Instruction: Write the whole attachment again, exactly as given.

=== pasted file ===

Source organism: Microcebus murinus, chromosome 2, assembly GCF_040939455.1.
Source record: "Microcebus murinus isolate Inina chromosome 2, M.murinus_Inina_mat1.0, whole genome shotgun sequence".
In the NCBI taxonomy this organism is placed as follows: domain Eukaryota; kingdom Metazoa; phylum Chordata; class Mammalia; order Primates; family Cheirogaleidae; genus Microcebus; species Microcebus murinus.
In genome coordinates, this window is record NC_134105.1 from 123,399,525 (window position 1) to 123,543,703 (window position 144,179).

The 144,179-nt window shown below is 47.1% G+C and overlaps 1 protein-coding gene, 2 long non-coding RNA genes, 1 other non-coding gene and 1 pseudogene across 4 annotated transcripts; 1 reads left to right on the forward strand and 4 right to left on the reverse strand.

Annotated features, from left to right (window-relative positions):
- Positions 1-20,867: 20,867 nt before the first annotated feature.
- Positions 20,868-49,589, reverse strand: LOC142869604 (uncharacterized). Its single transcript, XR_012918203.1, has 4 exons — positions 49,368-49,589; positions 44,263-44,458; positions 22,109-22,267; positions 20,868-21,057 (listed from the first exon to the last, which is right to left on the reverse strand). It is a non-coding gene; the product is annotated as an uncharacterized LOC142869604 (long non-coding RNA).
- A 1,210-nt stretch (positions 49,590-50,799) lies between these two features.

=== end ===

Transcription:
Source organism: Microcebus murinus, chromosome 2, assembly GCF_040939455.1.
Source record: "Microcebus murinus isolate Inina chromosome 2, M.murinus_Inina_mat1.0, whole genome shotgun sequence".
In the NCBI taxonomy this organism is placed as follows: domain Eukaryota; kingdom Metazoa; phylum Chordata; class Mammalia; order Primates; family Cheirogaleidae; genus Microcebus; species Microcebus murinus.
In genome coordinates, this window is record NC_134105.1 from 123,399,525 (window position 1) to 123,543,703 (window position 144,179).

The 144,179-nt window shown below is 47.1% G+C and overlaps 1 protein-coding gene, 2 long non-coding RNA genes, 1 other non-coding gene and 1 pseudogene across 4 annotated transcripts; 1 reads left to right on the forward strand and 4 right to left on the reverse strand.

Annotated features, from left to right (window-relative positions):
- Positions 1-20,867: 20,867 nt before the first annotated feature.
- Positions 20,868-49,589, reverse strand: LOC142869604 (uncharacterized). Its single transcript, XR_012918203.1, has 4 exons — positions 49,368-49,589; positions 44,263-44,458; positions 22,109-22,267; positions 20,868-21,057 (listed from the first exon to the last, which is right to left on the reverse strand). It is a non-coding gene; the product is annotated as an uncharacterized LOC142869604 (long non-coding RNA).
- A 1,210-nt stretch (positions 49,590-50,799) lies between these two features.